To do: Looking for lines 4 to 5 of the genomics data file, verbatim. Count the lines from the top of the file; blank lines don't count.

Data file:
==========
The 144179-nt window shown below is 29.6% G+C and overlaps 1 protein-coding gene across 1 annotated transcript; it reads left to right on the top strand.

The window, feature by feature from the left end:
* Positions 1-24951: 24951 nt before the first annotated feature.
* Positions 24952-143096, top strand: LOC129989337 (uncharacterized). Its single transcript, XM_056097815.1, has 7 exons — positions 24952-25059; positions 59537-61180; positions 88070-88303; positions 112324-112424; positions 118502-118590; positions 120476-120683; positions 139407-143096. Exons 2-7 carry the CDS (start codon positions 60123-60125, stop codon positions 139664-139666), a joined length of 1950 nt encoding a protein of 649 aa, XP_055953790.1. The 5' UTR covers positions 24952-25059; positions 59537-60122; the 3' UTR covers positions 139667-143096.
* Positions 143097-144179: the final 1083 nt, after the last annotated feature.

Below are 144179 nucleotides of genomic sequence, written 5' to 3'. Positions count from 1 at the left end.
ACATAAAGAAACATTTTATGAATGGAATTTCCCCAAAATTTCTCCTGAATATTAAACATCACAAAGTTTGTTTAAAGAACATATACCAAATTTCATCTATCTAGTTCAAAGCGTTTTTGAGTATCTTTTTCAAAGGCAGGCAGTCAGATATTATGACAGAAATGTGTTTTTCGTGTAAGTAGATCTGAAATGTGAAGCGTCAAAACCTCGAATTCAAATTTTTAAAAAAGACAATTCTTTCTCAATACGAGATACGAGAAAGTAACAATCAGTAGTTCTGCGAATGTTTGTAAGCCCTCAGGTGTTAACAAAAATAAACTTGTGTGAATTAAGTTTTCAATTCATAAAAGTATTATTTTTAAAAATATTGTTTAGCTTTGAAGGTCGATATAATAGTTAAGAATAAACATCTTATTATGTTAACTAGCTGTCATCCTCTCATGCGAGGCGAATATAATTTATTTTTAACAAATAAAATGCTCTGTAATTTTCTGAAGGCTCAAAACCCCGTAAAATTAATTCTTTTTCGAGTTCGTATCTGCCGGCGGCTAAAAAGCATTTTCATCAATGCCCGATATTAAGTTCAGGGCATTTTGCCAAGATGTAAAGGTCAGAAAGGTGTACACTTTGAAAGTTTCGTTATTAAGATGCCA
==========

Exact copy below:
* Positions 24952-143096, top strand: LOC129989337 (uncharacterized). Its single transcript, XM_056097815.1, has 7 exons — positions 24952-25059; positions 59537-61180; positions 88070-88303; positions 112324-112424; positions 118502-118590; positions 120476-120683; positions 139407-143096. Exons 2-7 carry the CDS (start codon positions 60123-60125, stop codon positions 139664-139666), a joined length of 1950 nt encoding a protein of 649 aa, XP_055953790.1. The 5' UTR covers positions 24952-25059; positions 59537-60122; the 3' UTR covers positions 139667-143096.
* Positions 143097-144179: the final 1083 nt, after the last annotated feature.